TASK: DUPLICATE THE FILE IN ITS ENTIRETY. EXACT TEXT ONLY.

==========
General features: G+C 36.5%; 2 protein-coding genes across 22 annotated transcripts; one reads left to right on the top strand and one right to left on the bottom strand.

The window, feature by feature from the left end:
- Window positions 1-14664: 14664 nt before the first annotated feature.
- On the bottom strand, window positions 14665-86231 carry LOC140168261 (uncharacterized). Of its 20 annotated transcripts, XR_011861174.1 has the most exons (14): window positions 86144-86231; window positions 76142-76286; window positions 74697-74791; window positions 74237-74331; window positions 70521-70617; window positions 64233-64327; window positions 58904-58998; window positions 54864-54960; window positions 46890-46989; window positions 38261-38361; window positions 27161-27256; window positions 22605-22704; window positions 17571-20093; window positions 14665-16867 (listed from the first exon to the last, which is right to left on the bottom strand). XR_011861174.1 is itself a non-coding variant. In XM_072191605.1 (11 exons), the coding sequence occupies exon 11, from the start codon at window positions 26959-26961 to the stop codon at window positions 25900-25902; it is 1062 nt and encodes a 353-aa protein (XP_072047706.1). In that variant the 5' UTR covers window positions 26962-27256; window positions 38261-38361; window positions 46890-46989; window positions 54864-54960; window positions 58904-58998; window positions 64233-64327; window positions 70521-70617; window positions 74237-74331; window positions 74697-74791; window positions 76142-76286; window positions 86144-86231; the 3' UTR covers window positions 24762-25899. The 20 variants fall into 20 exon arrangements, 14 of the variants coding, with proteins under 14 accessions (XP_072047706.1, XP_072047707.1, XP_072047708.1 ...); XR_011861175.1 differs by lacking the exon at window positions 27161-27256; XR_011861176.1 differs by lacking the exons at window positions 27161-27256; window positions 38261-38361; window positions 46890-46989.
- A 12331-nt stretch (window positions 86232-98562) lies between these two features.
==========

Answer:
General features: G+C 36.5%; 2 protein-coding genes across 22 annotated transcripts; one reads left to right on the top strand and one right to left on the bottom strand.

The window, feature by feature from the left end:
- Window positions 1-14664: 14664 nt before the first annotated feature.
- On the bottom strand, window positions 14665-86231 carry LOC140168261 (uncharacterized). Of its 20 annotated transcripts, XR_011861174.1 has the most exons (14): window positions 86144-86231; window positions 76142-76286; window positions 74697-74791; window positions 74237-74331; window positions 70521-70617; window positions 64233-64327; window positions 58904-58998; window positions 54864-54960; window positions 46890-46989; window positions 38261-38361; window positions 27161-27256; window positions 22605-22704; window positions 17571-20093; window positions 14665-16867 (listed from the first exon to the last, which is right to left on the bottom strand). XR_011861174.1 is itself a non-coding variant. In XM_072191605.1 (11 exons), the coding sequence occupies exon 11, from the start codon at window positions 26959-26961 to the stop codon at window positions 25900-25902; it is 1062 nt and encodes a 353-aa protein (XP_072047706.1). In that variant the 5' UTR covers window positions 26962-27256; window positions 38261-38361; window positions 46890-46989; window positions 54864-54960; window positions 58904-58998; window positions 64233-64327; window positions 70521-70617; window positions 74237-74331; window positions 74697-74791; window positions 76142-76286; window positions 86144-86231; the 3' UTR covers window positions 24762-25899. The 20 variants fall into 20 exon arrangements, 14 of the variants coding, with proteins under 14 accessions (XP_072047706.1, XP_072047707.1, XP_072047708.1 ...); XR_011861175.1 differs by lacking the exon at window positions 27161-27256; XR_011861176.1 differs by lacking the exons at window positions 27161-27256; window positions 38261-38361; window positions 46890-46989.
- A 12331-nt stretch (window positions 86232-98562) lies between these two features.